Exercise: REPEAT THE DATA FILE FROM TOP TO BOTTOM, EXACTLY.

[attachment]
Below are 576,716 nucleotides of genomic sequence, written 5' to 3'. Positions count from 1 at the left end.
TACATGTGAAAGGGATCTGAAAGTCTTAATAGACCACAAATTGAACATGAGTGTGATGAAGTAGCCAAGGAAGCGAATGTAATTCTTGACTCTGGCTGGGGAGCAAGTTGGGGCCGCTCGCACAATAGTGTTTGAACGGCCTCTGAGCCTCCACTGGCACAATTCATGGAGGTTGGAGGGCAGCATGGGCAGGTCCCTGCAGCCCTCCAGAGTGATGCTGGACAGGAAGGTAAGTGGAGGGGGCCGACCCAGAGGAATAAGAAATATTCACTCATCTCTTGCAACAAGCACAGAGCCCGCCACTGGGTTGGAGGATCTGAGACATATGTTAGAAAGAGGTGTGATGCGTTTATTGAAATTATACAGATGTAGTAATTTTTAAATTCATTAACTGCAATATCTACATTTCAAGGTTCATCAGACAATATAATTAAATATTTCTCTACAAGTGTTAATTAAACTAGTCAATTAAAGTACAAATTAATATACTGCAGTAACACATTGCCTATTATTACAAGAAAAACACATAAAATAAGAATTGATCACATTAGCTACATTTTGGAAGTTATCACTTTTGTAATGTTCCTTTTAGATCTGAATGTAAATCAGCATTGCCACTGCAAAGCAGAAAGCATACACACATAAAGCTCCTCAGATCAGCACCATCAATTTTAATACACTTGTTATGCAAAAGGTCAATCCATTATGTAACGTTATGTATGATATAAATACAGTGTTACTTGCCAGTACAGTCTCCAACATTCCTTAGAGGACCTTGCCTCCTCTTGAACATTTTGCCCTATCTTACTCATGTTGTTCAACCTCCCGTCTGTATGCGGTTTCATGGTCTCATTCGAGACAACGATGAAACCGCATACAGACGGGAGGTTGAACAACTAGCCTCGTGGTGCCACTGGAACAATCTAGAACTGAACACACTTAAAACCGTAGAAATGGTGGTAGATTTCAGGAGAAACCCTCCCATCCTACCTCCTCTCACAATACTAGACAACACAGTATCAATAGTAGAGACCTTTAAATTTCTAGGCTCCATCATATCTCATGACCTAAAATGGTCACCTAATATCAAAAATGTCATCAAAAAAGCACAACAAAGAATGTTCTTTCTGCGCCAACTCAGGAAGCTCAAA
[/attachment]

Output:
Below are 576,716 nucleotides of genomic sequence, written 5' to 3'. Positions count from 1 at the left end.
TACATGTGAAAGGGATCTGAAAGTCTTAATAGACCACAAATTGAACATGAGTGTGATGAAGTAGCCAAGGAAGCGAATGTAATTCTTGACTCTGGCTGGGGAGCAAGTTGGGGCCGCTCGCACAATAGTGTTTGAACGGCCTCTGAGCCTCCACTGGCACAATTCATGGAGGTTGGAGGGCAGCATGGGCAGGTCCCTGCAGCCCTCCAGAGTGATGCTGGACAGGAAGGTAAGTGGAGGGGGCCGACCCAGAGGAATAAGAAATATTCACTCATCTCTTGCAACAAGCACAGAGCCCGCCACTGGGTTGGAGGATCTGAGACATATGTTAGAAAGAGGTGTGATGCGTTTATTGAAATTATACAGATGTAGTAATTTTTAAATTCATTAACTGCAATATCTACATTTCAAGGTTCATCAGACAATATAATTAAATATTTCTCTACAAGTGTTAATTAAACTAGTCAATTAAAGTACAAATTAATATACTGCAGTAACACATTGCCTATTATTACAAGAAAAACACATAAAATAAGAATTGATCACATTAGCTACATTTTGGAAGTTATCACTTTTGTAATGTTCCTTTTAGATCTGAATGTAAATCAGCATTGCCACTGCAAAGCAGAAAGCATACACACATAAAGCTCCTCAGATCAGCACCATCAATTTTAATACACTTGTTATGCAAAAGGTCAATCCATTATGTAACGTTATGTATGATATAAATACAGTGTTACTTGCCAGTACAGTCTCCAACATTCCTTAGAGGACCTTGCCTCCTCTTGAACATTTTGCCCTATCTTACTCATGTTGTTCAACCTCCCGTCTGTATGCGGTTTCATGGTCTCATTCGAGACAACGATGAAACCGCATACAGACGGGAGGTTGAACAACTAGCCTCGTGGTGCCACTGGAACAATCTAGAACTGAACACACTTAAAACCGTAGAAATGGTGGTAGATTTCAGGAGAAACCCTCCCATCCTACCTCCTCTCACAATACTAGACAACACAGTATCAATAGTAGAGACCTTTAAATTTCTAGGCTCCATCATATCTCATGACCTAAAATGGTCACCTAATATCAAAAATGTCATCAAAAAAGCACAACAAAGAATGTTCTTTCTGCGCCAACTCAGGAAGCTCAAA